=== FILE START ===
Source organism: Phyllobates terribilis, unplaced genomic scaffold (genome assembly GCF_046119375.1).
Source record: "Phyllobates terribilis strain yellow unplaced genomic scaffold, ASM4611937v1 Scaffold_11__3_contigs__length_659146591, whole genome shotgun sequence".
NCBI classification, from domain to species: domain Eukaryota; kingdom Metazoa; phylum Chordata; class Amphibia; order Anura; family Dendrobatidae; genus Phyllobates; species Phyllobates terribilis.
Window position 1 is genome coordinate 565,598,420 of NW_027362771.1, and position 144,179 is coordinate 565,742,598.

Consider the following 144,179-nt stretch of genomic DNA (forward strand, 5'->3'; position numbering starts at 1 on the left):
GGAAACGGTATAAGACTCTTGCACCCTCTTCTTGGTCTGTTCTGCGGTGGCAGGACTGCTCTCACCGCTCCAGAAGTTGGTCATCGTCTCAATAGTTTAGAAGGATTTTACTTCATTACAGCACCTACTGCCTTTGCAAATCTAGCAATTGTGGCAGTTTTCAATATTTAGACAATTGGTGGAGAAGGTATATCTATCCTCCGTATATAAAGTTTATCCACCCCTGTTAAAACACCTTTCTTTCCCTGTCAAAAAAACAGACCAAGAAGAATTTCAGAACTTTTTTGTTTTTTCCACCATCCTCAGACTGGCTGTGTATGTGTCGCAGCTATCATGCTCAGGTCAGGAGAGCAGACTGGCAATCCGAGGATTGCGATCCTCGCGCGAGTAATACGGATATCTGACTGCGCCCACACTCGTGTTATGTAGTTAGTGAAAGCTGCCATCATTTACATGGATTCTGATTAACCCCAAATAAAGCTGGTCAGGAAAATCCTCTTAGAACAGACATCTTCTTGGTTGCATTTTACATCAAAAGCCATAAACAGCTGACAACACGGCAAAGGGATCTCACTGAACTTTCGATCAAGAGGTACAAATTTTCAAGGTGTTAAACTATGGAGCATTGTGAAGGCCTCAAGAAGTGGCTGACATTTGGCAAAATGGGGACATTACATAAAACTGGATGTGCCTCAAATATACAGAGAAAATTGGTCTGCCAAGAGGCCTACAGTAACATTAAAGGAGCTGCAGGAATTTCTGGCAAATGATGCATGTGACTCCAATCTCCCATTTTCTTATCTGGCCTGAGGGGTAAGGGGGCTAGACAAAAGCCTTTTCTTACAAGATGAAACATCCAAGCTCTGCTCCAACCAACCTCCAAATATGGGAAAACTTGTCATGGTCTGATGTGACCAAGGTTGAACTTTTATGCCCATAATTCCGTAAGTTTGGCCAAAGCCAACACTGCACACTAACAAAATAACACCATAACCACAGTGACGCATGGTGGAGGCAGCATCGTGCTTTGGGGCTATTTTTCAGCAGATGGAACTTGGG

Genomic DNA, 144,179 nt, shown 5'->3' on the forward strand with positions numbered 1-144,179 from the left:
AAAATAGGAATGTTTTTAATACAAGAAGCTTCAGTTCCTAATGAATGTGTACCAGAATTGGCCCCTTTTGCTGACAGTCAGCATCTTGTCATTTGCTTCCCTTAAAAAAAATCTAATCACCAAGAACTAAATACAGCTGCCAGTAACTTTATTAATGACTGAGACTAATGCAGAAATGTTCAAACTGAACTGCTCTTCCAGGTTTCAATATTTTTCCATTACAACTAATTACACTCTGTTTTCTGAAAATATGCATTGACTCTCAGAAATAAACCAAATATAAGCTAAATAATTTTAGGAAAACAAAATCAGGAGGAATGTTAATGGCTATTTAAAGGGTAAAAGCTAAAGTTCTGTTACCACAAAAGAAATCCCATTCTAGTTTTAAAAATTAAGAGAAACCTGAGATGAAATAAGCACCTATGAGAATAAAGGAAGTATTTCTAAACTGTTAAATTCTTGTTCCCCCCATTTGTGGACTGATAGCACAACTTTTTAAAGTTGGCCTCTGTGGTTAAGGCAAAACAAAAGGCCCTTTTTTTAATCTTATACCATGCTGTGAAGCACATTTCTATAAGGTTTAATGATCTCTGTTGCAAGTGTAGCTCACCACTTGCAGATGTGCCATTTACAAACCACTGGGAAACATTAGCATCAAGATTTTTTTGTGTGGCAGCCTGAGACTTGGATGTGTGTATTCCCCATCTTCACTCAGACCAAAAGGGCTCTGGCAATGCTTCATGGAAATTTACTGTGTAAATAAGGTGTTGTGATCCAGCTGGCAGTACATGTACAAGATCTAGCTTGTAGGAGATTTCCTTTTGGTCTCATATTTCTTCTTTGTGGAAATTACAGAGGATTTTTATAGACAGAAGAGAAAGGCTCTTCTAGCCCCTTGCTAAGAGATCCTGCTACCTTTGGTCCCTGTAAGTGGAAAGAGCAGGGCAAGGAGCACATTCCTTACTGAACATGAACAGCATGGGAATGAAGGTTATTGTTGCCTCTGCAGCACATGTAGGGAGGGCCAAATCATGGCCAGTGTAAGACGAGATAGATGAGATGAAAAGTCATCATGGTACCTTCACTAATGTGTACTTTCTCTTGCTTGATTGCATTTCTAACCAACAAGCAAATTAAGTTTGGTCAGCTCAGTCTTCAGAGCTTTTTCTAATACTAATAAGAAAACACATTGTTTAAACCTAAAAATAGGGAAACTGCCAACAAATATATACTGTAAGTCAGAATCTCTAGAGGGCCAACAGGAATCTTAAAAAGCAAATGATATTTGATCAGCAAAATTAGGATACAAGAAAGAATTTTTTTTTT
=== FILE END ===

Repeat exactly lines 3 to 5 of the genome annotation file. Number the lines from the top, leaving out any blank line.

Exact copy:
NCBI classification, from domain to species: domain Eukaryota; kingdom Metazoa; phylum Chordata; class Amphibia; order Anura; family Dendrobatidae; genus Phyllobates; species Phyllobates terribilis.
Window position 1 is genome coordinate 565,598,420 of NW_027362771.1, and position 144,179 is coordinate 565,742,598.

Consider the following 144,179-nt stretch of genomic DNA (forward strand, 5'->3'; position numbering starts at 1 on the left):